The Castro is a historic gay village with iconic status in LGBT history. It became one of the first gay neighborhoods in the US mid-century as gays moved into what was then known as Eureka Valley, a working-class neighborhood emptied by white flight to the suburbs. Missouri Mule, The Castro's first gay bar, opened in 1963 for a 10-year run, replaced by a series of bars and clubs, the latest being Beaux. Harvey Milk opened his camera shop at 575 Castro Street in 1972 and began the activism that would lead to his becoming California's first openly gay elected official and his assassination in 1978. Today the shop is The Human Rights Campaign Store around the corner from the GLBT History Museum. Named after a landmark movie theater near the corner of Castro and Market Streets, The Castro has grown increasingly upscale and fashionable and has become a major tourist destination for shopping, nightlife and culture. Its attractions include the annual Castro Street Fair, the LGBT Walk of Fame and the Pink Triangle Park. Public nudity, long a hallmark of the neighborhood, was banned in 2014.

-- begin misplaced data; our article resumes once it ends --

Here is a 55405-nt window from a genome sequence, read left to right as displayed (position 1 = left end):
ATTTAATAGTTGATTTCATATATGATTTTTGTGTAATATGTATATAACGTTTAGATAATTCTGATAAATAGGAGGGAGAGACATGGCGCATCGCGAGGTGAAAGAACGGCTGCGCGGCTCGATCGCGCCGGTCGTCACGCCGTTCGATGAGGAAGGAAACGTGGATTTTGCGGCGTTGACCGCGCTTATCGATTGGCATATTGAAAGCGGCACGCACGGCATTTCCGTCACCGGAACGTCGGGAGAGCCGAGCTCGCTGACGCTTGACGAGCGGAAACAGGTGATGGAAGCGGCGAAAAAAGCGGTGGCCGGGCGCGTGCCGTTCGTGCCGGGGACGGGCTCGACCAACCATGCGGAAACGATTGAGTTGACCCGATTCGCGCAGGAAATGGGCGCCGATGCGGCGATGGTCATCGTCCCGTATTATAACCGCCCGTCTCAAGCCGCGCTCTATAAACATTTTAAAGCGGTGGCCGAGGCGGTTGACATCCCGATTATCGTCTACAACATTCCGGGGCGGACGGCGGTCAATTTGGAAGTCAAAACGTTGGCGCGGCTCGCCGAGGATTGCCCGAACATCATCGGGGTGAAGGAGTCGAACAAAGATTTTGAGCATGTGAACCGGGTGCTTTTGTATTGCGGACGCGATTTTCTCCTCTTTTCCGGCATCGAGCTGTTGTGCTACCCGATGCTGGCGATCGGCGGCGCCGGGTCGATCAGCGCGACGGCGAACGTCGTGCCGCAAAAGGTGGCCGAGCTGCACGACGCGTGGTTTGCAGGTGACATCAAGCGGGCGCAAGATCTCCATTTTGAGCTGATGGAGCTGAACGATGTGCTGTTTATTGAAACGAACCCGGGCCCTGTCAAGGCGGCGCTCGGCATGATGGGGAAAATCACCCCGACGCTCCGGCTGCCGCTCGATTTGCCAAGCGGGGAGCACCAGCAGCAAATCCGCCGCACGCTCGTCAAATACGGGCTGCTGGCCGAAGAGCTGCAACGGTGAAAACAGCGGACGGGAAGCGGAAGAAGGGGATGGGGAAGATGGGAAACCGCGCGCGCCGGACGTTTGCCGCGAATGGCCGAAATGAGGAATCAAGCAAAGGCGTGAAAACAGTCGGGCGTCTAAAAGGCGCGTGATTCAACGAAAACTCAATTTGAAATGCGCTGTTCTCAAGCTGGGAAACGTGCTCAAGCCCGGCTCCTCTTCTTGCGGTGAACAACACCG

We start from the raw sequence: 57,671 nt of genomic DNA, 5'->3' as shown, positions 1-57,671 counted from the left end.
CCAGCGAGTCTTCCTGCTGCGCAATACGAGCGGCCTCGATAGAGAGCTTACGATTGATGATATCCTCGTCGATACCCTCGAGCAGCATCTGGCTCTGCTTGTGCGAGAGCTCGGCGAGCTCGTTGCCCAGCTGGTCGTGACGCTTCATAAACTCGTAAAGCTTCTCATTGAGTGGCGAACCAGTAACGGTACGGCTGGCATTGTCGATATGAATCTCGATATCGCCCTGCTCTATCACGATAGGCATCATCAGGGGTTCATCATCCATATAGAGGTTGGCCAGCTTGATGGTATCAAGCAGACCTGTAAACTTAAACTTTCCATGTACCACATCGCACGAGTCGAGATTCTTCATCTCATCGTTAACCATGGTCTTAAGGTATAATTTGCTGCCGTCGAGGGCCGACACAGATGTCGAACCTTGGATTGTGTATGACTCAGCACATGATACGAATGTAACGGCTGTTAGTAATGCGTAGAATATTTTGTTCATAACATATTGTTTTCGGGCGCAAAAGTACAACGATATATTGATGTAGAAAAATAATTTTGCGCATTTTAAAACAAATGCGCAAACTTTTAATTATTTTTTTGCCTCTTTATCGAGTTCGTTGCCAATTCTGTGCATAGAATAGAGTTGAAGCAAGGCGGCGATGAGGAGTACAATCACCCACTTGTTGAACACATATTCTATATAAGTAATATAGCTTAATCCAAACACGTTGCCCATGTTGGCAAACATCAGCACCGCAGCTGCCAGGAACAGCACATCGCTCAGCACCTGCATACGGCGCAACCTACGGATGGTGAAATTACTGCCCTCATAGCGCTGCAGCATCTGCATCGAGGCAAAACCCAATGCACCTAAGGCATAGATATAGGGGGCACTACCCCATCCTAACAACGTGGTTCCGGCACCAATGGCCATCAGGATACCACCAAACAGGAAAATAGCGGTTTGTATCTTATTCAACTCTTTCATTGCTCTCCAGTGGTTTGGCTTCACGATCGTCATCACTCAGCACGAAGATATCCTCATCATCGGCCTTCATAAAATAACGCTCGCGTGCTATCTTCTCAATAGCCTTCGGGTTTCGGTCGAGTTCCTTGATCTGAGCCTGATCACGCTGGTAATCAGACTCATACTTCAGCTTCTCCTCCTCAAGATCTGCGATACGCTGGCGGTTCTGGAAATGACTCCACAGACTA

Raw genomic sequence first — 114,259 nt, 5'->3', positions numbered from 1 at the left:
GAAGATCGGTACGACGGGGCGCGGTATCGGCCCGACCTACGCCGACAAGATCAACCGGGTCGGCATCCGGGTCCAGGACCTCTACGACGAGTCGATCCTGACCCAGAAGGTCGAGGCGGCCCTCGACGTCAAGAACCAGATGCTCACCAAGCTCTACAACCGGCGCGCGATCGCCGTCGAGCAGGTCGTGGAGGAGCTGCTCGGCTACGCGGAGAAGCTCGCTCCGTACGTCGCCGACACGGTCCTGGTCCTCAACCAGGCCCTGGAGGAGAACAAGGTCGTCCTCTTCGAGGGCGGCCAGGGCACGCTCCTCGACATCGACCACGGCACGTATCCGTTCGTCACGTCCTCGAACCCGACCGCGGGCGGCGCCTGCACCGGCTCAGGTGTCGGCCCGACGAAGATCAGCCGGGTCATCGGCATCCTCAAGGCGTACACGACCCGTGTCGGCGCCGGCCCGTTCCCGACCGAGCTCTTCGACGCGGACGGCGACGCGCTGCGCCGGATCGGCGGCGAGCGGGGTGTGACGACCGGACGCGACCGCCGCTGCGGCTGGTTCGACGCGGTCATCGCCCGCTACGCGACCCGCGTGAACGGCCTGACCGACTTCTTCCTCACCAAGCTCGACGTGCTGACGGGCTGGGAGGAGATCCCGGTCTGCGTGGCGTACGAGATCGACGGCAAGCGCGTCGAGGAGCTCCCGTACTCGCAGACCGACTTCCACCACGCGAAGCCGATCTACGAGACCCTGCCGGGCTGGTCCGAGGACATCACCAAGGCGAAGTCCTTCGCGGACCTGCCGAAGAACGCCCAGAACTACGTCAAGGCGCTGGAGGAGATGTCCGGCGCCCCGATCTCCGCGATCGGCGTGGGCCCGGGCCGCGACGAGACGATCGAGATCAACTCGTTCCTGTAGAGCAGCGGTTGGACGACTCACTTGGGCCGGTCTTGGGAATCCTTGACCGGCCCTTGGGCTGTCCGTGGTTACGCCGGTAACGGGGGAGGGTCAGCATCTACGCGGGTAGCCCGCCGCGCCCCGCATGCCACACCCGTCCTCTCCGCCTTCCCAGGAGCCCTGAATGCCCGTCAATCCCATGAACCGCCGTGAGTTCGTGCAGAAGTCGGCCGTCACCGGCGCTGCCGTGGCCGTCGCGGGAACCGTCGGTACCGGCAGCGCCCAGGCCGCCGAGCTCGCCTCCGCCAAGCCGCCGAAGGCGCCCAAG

The Castro, San Francisco, CA, United States
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